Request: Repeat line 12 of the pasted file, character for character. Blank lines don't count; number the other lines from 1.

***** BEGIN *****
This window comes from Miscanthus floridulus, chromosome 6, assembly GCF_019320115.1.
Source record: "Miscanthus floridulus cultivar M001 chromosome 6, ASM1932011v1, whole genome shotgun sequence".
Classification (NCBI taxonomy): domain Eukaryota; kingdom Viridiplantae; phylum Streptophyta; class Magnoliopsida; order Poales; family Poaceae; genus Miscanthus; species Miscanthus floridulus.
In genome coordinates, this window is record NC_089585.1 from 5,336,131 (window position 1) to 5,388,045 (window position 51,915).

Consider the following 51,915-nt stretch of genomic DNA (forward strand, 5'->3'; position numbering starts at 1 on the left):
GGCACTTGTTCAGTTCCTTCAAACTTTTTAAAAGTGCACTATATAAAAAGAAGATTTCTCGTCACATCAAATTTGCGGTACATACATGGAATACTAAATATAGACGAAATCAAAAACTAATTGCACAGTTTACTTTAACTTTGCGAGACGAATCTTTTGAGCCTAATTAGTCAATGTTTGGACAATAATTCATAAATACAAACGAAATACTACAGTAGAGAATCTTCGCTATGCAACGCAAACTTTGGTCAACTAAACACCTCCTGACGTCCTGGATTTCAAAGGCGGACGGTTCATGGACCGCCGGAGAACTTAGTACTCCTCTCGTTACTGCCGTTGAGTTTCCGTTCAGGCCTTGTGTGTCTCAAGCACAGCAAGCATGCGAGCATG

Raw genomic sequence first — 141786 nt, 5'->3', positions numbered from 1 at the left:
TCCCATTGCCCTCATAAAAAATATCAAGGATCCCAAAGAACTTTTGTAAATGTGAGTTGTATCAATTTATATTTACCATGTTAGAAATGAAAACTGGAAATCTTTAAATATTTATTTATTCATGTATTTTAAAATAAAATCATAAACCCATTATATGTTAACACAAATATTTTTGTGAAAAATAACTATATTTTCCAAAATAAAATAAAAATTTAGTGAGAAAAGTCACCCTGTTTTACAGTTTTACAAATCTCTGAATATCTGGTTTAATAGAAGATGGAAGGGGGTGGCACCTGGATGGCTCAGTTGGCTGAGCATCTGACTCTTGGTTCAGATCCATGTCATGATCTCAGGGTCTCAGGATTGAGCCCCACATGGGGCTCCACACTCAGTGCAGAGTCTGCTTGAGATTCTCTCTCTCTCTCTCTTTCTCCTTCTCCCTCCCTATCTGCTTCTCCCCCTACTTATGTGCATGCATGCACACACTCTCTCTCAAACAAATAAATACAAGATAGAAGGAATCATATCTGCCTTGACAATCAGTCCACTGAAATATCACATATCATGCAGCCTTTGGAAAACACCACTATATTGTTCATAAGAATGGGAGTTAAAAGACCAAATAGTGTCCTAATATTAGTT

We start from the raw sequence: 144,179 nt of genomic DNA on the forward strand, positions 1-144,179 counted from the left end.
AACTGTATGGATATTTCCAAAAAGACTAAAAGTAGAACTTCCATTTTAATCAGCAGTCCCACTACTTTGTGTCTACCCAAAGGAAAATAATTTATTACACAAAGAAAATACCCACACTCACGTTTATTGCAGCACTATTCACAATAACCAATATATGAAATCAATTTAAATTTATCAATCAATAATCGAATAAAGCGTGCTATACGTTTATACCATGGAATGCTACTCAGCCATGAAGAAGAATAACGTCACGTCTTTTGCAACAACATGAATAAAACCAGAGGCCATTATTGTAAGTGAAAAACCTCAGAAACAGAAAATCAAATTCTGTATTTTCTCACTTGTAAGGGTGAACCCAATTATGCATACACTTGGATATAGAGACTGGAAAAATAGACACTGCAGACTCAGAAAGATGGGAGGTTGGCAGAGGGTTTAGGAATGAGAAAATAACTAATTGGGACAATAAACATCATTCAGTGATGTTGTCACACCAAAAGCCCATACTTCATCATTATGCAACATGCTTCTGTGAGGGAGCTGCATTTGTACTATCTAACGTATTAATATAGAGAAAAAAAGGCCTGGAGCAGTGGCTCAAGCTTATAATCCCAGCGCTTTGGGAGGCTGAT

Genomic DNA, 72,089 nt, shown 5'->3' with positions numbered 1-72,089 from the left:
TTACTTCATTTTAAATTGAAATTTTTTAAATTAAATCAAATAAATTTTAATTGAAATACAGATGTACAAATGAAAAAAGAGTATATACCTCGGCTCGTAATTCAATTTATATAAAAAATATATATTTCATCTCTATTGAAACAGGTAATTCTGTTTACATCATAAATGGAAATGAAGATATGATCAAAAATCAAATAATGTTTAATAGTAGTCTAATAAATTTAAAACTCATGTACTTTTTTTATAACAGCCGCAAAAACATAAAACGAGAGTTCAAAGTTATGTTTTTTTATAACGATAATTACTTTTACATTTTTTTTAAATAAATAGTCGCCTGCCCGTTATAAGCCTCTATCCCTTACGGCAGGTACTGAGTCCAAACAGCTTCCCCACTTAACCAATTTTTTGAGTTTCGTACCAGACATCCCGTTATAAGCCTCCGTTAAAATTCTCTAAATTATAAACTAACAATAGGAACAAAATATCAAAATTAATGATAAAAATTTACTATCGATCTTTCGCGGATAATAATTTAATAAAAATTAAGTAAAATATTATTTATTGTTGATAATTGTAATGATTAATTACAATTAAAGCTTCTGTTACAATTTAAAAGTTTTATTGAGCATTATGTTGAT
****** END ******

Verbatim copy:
TTACTTCATTTTAAATTGAAATTTTTTAAATTAAATCAAATAAATTTTAATTGAAATACAGATGTACAAATGAAAAAAGAGTATATACCTCGGCTCGTAATTCAATTTATATAAAAAATATATATTTCATCTCTATTGAAACAGGTAATTCTGTTTACATCATAAATGGAAATGAAGATATGATCAAAAATCAAATAATGTTTAATAGTAGTCTAATAAATTTAAAACTCATGTACTTTTTTTATAACAGCCGCAAAAACATAAAACGAGAGTTCAAAGTTATGTTTTTTTATAACGATAATTACTTTTACATTTTTTTTAAATAAATAGTCGCCTGCCCGTTATAAGCCTCTATCCCTTACGGCAGGTACTGAGTCCAAACAGCTTCCCCACTTAACCAATTTTTTGAGTTTCGTACCAGACATCCCGTTATAAGCCTCCGTTAAAATTCTCTAAATTATAAACTAACAATAGGAACAAAATATCAAAATTAATGATAAAAATTTACTATCGATCTTTCGCGGATAATAATTTAATAAAAATTAAGTAAAATATTATTTATTGTTGATAATTGTAATGATTAATTACAATTAAAGCTTCTGTTACAATTTAAAAGTTTTATTGAGCATTATGTTGAT